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I am trying to write the power series in Haskell,

e^x = 1 + x + x^2/2! + x^3/3! + ...

such that it will out put


so far I got:

factorial 0 = 1 
factorial n = n * factorial (n - 1)

powerSrs x = 1 : powerSrsFunc[1..] where
        powerSrsFunc ( p: xs ) = 
            p : powerSrsFunc[y | y <-xs, ( (x^y) / (factorial y) )]

However, I understand that my typing here is wrong. I am getting this error:

    No instance for (Integral Bool)
      arising from a use of `^'
    Possible fix: add an instance declaration for (Integral Bool)
    In the first argument of `(/)', namely `(x ^ y)'
    In the expression: ((x ^ y) / (factorial y))

    In a stmt of a list comprehension: ((x ^ y) / (factorial y))

    No instance for (Fractional Bool)
      arising from a use of `/'
    Possible fix: add an instance declaration for (Fractional Bool)
    In the expression: ((x ^ y) / (factorial y))
    In a stmt of a list comprehension: ((x ^ y) / (factorial y))
    In the first argument of `powerSrsFunc', namely
      `[y | y <- xs, ((x ^ y) / (factorial y))]'

1) How do you write fractions in Haskell such that it is output like '1/2'?

2) What does it mean when they say No instance for (Integral Bool) and (Fractional Bool)?

Is it referring to two arguments that are of type Integral and Bool?

Does it not take Integral and Integral?

share|improve this question
up vote 9 down vote accepted

In list comprehension syntax you have three main parts. Taking your code as example

[y | y <-xs, ( (x^y) / (factorial y) )]

Beginning from the left, you have what each element in the resulting list should be. In your case, simply y. After the pipe character (|) you continue by specifying how to iterate over the input list. In English "for each y in xs".

The last part, and your problem, is the filters. You can put a comma separated list of conditions that all need to be true for the list comprehension not to filter out the current y. Instead of putting a condition there (something that is true or false) you put an expression there that results in a number. However, I assume you dont actually want to filter on anything. Rather, you want to output the result of that expression. So it needs to be to the left of the pipe character.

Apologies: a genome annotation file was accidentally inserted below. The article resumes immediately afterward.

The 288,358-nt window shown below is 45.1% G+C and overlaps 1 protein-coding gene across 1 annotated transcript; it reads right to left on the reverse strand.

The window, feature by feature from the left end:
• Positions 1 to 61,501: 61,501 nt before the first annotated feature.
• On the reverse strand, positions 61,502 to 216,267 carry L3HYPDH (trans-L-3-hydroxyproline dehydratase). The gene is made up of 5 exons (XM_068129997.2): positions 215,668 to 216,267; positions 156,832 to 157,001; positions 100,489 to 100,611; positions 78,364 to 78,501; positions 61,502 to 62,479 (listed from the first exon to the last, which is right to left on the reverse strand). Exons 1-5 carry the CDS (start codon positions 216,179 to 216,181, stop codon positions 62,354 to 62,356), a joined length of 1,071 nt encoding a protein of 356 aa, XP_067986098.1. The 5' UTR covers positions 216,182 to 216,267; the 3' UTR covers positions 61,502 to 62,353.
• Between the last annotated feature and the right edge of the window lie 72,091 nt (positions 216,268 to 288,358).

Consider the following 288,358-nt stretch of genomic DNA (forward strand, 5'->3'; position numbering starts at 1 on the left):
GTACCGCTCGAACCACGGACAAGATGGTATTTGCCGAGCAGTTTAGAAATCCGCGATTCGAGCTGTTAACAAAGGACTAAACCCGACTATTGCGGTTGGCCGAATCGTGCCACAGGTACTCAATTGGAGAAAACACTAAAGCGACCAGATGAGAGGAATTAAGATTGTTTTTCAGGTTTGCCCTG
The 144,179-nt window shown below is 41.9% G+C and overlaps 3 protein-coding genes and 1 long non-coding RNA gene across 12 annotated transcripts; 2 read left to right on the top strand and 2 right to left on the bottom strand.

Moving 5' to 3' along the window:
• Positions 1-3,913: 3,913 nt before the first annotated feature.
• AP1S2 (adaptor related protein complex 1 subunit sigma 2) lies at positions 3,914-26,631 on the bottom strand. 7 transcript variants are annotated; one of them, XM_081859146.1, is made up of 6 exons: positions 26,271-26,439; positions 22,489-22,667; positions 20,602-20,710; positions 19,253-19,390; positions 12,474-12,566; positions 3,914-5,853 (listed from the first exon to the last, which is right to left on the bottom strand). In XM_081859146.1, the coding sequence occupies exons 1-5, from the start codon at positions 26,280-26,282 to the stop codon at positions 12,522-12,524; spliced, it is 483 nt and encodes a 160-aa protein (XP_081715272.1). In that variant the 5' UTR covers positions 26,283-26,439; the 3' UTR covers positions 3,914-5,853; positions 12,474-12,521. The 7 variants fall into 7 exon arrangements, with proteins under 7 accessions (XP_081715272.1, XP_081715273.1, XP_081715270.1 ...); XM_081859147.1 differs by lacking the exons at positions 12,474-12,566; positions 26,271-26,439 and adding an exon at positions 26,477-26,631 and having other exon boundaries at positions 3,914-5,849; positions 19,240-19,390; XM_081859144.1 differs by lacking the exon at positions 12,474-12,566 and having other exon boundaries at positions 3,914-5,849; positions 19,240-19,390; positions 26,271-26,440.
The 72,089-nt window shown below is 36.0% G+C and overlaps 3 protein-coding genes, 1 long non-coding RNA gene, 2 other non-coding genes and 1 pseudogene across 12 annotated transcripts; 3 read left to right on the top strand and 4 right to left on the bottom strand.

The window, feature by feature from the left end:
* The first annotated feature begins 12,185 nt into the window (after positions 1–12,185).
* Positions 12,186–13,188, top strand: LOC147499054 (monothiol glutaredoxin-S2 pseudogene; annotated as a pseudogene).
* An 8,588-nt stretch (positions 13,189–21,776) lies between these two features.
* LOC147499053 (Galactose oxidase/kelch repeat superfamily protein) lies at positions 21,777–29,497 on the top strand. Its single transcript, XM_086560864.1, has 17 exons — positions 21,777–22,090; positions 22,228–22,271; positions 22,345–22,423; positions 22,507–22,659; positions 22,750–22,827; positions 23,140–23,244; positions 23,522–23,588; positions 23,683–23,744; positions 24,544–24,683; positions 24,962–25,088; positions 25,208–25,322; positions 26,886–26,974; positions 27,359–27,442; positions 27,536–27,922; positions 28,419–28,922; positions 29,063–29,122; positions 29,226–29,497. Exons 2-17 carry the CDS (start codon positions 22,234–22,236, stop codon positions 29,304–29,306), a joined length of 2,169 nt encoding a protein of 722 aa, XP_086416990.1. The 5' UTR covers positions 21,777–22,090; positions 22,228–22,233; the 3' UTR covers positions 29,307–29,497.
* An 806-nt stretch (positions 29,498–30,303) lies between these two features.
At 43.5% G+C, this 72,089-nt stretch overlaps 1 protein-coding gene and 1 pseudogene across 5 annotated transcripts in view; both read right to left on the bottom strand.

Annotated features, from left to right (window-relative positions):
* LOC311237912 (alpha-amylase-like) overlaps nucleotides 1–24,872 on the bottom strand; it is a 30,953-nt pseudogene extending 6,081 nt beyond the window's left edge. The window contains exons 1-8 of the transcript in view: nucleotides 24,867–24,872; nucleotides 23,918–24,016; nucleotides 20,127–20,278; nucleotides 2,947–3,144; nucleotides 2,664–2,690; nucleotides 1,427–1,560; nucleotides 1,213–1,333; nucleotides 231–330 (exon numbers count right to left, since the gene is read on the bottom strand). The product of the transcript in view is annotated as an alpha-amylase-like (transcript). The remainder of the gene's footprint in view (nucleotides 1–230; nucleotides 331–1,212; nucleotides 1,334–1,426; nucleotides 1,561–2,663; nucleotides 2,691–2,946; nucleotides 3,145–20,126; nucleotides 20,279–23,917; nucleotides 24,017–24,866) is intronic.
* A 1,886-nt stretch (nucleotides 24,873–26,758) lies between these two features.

[(x^y) / (factorial y) | y <-xs]

As far as displaying rational numbers, take a look at the Data.Ratio package

share|improve this answer
i cant seem to get the fractions bit running right. It seems there is only the % operator in the Data.Ratio package, and it will display the ratios as 2%3 and not 2/3. – ali Oct 21 '12 at 16:01
Ah, I guess you could turn it into a string and replace the % with /. My guess is that it uses % so that it can be properly read in again. Using / would conflict with the standard use of /. – Erik Kronberg Oct 21 '12 at 16:29
oh boy, now thatll open up a whole new series of questions with regards to Int -> String conversations. haha. – ali Oct 21 '12 at 16:39

If you are interested in doing more with power series in Haskell you should check out a great paper by Douglas McIlroy (of UNIX fame):

There he defines an algebra over power series which allows you to define exponentiation by typing:

expx = 1 + (integral expx)

and also goes into other cool stuff like generating functions.

share|improve this answer
how do you open the file? – ali Nov 14 '12 at 11:30
there's a pdf version over here: – Daniel Velkov Nov 14 '12 at 17:50

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